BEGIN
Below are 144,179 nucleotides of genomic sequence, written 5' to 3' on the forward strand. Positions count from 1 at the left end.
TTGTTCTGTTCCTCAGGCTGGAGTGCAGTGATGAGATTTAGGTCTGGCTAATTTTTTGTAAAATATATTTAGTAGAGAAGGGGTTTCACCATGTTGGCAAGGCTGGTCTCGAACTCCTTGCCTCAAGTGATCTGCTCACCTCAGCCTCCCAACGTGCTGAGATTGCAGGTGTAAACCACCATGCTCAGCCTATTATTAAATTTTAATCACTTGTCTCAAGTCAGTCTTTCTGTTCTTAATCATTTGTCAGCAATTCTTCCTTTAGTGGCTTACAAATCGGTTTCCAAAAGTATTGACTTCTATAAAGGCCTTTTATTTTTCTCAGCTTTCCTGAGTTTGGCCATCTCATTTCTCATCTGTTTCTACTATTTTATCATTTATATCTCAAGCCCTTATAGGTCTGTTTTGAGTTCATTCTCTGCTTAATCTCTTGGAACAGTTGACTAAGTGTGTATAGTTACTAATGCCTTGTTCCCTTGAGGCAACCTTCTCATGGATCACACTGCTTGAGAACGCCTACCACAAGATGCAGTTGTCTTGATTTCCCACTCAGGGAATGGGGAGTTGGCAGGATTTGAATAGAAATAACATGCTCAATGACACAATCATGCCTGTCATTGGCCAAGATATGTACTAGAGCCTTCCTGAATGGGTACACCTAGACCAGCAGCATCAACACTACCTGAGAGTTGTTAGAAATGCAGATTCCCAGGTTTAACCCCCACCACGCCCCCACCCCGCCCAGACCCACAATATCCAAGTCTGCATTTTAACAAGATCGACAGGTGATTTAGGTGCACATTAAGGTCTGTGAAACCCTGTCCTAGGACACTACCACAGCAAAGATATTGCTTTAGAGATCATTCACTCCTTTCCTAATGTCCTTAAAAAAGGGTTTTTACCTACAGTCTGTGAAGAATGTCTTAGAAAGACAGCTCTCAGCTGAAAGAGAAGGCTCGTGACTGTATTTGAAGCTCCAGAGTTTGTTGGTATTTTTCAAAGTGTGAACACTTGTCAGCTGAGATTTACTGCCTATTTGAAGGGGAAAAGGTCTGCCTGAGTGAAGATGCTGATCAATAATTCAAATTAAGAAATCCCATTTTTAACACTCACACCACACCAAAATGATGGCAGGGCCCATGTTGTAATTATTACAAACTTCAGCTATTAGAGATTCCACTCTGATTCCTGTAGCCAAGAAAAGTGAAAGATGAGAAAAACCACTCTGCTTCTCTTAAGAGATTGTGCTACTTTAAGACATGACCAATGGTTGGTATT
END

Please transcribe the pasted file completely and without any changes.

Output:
Below are 144,179 nucleotides of genomic sequence, written 5' to 3' on the forward strand. Positions count from 1 at the left end.
TTGTTCTGTTCCTCAGGCTGGAGTGCAGTGATGAGATTTAGGTCTGGCTAATTTTTTGTAAAATATATTTAGTAGAGAAGGGGTTTCACCATGTTGGCAAGGCTGGTCTCGAACTCCTTGCCTCAAGTGATCTGCTCACCTCAGCCTCCCAACGTGCTGAGATTGCAGGTGTAAACCACCATGCTCAGCCTATTATTAAATTTTAATCACTTGTCTCAAGTCAGTCTTTCTGTTCTTAATCATTTGTCAGCAATTCTTCCTTTAGTGGCTTACAAATCGGTTTCCAAAAGTATTGACTTCTATAAAGGCCTTTTATTTTTCTCAGCTTTCCTGAGTTTGGCCATCTCATTTCTCATCTGTTTCTACTATTTTATCATTTATATCTCAAGCCCTTATAGGTCTGTTTTGAGTTCATTCTCTGCTTAATCTCTTGGAACAGTTGACTAAGTGTGTATAGTTACTAATGCCTTGTTCCCTTGAGGCAACCTTCTCATGGATCACACTGCTTGAGAACGCCTACCACAAGATGCAGTTGTCTTGATTTCCCACTCAGGGAATGGGGAGTTGGCAGGATTTGAATAGAAATAACATGCTCAATGACACAATCATGCCTGTCATTGGCCAAGATATGTACTAGAGCCTTCCTGAATGGGTACACCTAGACCAGCAGCATCAACACTACCTGAGAGTTGTTAGAAATGCAGATTCCCAGGTTTAACCCCCACCACGCCCCCACCCCGCCCAGACCCACAATATCCAAGTCTGCATTTTAACAAGATCGACAGGTGATTTAGGTGCACATTAAGGTCTGTGAAACCCTGTCCTAGGACACTACCACAGCAAAGATATTGCTTTAGAGATCATTCACTCCTTTCCTAATGTCCTTAAAAAAGGGTTTTTACCTACAGTCTGTGAAGAATGTCTTAGAAAGACAGCTCTCAGCTGAAAGAGAAGGCTCGTGACTGTATTTGAAGCTCCAGAGTTTGTTGGTATTTTTCAAAGTGTGAACACTTGTCAGCTGAGATTTACTGCCTATTTGAAGGGGAAAAGGTCTGCCTGAGTGAAGATGCTGATCAATAATTCAAATTAAGAAATCCCATTTTTAACACTCACACCACACCAAAATGATGGCAGGGCCCATGTTGTAATTATTACAAACTTCAGCTATTAGAGATTCCACTCTGATTCCTGTAGCCAAGAAAAGTGAAAGATGAGAAAAACCACTCTGCTTCTCTTAAGAGATTGTGCTACTTTAAGACATGACCAATGGTTGGTATT